America is a large and diverse place, and its slang and culture varies greatly from region to region. Thankfully, that language has been preserved well on the silver screen. Here are a few films that showcase the speech, culture, and mannerisms of America’s many unique areas.
This classic 1995 teen comedy introduced a number of American slang terms used by wealthy teenage girls in California’s San Fernando Valley. The film was especially noted for its peppy bubblegum dialogue, which famed critic Roger Ebert referred to as “ironic” and “airhead.” Known as “Valleyspeak,” many of these terms ingrained themselves into American culture and are still used today. Among the more famous terms used in the film: “buggin'” (upset, confused), “Baldwin” (an attractive man), “wiggin'” (totally freaking out). It also popularized usage of the word “like” before a sentence; main character Cher famously exclaimed, “Like, as if!”
This 1989 comedy-drama has grown to epitomize the culture and flavor of the deep South. It’s the story of several female friends in northern Louisiana who cope with the ups and downs of life, but it’s also chock full of unique Southern expressions drenched in deep drawl and spiced with a little Cajun seasoning. “Steel Magnolias” delivers its own uniquely dry brand of humor, with quips such as “Well, you know what they say: if you don’t have anything nice to say about anybody, come sit by me!” After watching, you’ll find yourself quoting witticisms with a distinctly Southern twang.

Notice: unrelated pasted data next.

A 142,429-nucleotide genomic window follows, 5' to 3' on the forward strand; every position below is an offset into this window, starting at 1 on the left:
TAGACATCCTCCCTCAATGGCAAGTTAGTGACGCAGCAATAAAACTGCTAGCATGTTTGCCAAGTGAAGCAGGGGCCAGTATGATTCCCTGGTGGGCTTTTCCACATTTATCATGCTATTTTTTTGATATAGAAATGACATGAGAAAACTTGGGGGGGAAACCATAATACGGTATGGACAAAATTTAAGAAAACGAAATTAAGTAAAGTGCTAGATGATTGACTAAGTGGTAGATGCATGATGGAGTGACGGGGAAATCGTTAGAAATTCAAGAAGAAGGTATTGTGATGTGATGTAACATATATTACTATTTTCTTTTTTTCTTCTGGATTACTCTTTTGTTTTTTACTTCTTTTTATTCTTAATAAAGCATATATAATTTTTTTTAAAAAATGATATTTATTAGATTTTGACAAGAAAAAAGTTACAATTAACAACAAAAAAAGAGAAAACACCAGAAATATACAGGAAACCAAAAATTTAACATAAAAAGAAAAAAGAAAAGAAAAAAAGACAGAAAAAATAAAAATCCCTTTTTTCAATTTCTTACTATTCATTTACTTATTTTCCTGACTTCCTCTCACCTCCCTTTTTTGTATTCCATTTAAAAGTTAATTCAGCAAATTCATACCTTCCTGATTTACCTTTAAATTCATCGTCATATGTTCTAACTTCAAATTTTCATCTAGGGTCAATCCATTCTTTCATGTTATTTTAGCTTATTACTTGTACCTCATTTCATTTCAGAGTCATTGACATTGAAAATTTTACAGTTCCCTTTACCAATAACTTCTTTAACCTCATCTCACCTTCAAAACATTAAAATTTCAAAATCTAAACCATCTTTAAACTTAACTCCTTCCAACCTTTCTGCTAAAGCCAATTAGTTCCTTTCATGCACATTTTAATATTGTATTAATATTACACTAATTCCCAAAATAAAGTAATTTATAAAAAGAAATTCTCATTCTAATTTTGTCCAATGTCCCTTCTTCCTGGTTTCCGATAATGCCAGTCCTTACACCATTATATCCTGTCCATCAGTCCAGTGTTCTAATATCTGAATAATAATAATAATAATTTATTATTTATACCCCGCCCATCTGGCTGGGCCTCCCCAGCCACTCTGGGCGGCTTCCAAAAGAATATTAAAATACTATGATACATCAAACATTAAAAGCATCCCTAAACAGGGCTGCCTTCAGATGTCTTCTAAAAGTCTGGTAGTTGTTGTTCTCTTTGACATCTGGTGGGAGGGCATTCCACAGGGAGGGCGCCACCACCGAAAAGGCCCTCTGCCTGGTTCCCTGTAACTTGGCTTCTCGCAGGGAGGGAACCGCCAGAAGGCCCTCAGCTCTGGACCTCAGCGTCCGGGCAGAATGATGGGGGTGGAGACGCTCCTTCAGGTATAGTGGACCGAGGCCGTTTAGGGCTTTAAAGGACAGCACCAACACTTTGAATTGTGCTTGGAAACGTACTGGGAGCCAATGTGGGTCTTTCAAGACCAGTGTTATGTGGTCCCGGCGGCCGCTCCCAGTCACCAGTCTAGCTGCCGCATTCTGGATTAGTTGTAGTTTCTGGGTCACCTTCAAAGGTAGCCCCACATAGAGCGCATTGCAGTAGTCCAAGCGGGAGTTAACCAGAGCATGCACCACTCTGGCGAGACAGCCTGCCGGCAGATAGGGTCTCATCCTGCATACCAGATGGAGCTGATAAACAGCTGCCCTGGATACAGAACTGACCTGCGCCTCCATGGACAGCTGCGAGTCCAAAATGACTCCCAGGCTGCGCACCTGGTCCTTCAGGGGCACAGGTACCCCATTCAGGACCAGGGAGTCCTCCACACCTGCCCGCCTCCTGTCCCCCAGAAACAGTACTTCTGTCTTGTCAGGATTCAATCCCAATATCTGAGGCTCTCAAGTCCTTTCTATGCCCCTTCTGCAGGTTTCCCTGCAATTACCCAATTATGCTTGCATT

Set in the rural small city of Fargo, North Dakota, this 1995 Coen Brothers film brilliantly captures the culture and slang of the northern Midwest. Settled originally by Norwegian and Swedish immigrants, this part of the Midwest celebrated that heritage by developing a particularly calm, polite, and deadpan style of delivering speech. Much of the earlier century’s vernacular has been preserved in “Fargo”; despite chaotic scenes of murder that might elicit strong curse words from east or west coast Americans, these North Dakota characters use phrases like “You’re darn tootin’!” and “The heck do ya mean?” The minutiae of everyday Midwestern life has been slipped in as well through references to fast food, airport parking, and postage stamps.
“Love & Basketball”
This 2000 cult classic film uses African American Vernacular English, known to linguists by the acronym AAVE. Starring Sanaa Lathan and Omar Epps, both characters speak a fast-paced, succinct Los Angeles slang version of AAVE through excellently written dialogue. This film features phrases such as “Don’t even trip, mama” and “Girl, don’t you know you just sloppy seconds?” While quick and witty, the speech in “Love & Basketball” is remarkably chill and relaxed — just like the state of California itself.
The region of Appalachia serves as the backdrop for this famous 1972 film about Atlanta city slickers who get lost in the mountains during a camping trip. Settled by Irish and Scottish immigrants in the 1700s, this remote and sparsely populated region of America managed to preserve its own antiquated speech and expressions. Spoken in a rural Southern accent, this film’s backwoods characters say phrases such as “Where you goin’, city boy?” and “Don’t ever do nothin’ like this again.”
What are your favorite films for learning American slang? Let us know in the comments below! To learn more about English, apply today for The ESL School at NYFA.